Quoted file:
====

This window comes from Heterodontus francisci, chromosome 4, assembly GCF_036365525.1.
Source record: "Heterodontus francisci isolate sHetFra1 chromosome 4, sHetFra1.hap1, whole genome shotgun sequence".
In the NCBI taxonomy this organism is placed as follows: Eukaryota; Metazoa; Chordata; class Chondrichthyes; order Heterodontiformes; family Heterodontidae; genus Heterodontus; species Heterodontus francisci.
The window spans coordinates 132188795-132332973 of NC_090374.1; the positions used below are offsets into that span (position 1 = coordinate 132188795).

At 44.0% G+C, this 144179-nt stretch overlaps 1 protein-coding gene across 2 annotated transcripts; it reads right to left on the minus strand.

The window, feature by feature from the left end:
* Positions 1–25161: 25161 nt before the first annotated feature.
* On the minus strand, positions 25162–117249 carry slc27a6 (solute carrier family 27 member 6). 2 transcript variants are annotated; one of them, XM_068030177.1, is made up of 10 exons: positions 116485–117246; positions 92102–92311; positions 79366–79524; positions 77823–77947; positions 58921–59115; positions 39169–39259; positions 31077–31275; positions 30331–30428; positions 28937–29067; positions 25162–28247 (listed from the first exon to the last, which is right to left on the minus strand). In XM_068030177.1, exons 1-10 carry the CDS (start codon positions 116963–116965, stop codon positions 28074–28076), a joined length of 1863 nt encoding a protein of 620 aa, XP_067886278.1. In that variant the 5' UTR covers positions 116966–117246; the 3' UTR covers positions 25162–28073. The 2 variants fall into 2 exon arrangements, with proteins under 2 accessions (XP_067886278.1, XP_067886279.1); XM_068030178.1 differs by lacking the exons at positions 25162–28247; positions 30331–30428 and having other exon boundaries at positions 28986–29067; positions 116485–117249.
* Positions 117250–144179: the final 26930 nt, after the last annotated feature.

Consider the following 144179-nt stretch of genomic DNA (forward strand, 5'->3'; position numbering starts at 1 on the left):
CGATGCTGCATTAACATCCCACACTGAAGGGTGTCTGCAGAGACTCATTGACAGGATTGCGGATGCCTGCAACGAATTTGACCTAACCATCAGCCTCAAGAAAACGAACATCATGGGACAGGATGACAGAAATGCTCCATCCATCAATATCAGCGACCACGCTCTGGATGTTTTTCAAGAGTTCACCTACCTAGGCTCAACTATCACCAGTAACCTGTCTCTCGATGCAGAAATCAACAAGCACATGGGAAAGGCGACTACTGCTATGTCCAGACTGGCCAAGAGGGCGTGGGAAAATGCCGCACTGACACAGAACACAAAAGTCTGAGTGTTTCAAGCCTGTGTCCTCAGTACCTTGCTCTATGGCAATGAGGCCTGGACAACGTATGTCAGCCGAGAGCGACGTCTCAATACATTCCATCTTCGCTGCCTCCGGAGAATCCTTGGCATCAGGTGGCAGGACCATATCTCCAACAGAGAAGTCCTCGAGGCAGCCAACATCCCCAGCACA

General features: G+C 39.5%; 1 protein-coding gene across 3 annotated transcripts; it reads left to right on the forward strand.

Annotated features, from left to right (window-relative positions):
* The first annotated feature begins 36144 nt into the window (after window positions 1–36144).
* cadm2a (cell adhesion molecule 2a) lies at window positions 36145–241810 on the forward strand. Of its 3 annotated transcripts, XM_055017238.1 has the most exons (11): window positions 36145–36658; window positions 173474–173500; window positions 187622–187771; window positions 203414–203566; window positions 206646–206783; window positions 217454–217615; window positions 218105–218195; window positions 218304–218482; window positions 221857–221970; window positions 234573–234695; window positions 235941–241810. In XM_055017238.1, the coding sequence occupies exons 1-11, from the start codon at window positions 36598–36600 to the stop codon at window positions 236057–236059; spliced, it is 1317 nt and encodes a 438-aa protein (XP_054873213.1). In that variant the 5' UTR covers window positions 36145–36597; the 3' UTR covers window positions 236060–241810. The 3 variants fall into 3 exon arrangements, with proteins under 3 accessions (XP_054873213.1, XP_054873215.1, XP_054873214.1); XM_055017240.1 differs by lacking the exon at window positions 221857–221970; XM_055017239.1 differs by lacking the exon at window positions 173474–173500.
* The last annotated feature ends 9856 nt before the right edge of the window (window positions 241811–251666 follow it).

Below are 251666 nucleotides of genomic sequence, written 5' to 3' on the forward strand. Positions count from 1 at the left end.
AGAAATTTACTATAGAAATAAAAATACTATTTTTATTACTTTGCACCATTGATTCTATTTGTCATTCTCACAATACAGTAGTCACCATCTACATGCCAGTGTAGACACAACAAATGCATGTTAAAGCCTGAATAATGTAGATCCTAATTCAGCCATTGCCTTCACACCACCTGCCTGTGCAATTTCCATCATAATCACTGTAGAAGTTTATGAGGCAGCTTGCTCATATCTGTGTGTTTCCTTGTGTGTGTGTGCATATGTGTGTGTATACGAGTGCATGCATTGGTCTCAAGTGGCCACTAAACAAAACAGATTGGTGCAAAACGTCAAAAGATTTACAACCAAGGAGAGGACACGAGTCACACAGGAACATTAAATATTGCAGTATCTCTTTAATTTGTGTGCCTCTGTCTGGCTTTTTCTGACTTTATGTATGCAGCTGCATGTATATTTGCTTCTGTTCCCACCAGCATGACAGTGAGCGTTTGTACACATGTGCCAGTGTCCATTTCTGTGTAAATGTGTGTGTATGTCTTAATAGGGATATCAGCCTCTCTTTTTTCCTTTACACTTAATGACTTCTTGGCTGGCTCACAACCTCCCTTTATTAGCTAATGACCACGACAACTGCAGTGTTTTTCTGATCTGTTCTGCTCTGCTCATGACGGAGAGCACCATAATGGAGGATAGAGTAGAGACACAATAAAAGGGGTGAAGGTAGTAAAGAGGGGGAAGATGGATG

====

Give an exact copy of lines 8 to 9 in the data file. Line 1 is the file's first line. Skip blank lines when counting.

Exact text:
* On the minus strand, positions 25162–117249 carry slc27a6 (solute carrier family 27 member 6). 2 transcript variants are annotated; one of them, XM_068030177.1, is made up of 10 exons: positions 116485–117246; positions 92102–92311; positions 79366–79524; positions 77823–77947; positions 58921–59115; positions 39169–39259; positions 31077–31275; positions 30331–30428; positions 28937–29067; positions 25162–28247 (listed from the first exon to the last, which is right to left on the minus strand). In XM_068030177.1, exons 1-10 carry the CDS (start codon positions 116963–116965, stop codon positions 28074–28076), a joined length of 1863 nt encoding a protein of 620 aa, XP_067886278.1. In that variant the 5' UTR covers positions 116966–117246; the 3' UTR covers positions 25162–28073. The 2 variants fall into 2 exon arrangements, with proteins under 2 accessions (XP_067886278.1, XP_067886279.1); XM_068030178.1 differs by lacking the exons at positions 25162–28247; positions 30331–30428 and having other exon boundaries at positions 28986–29067; positions 116485–117249.
* Positions 117250–144179: the final 26930 nt, after the last annotated feature.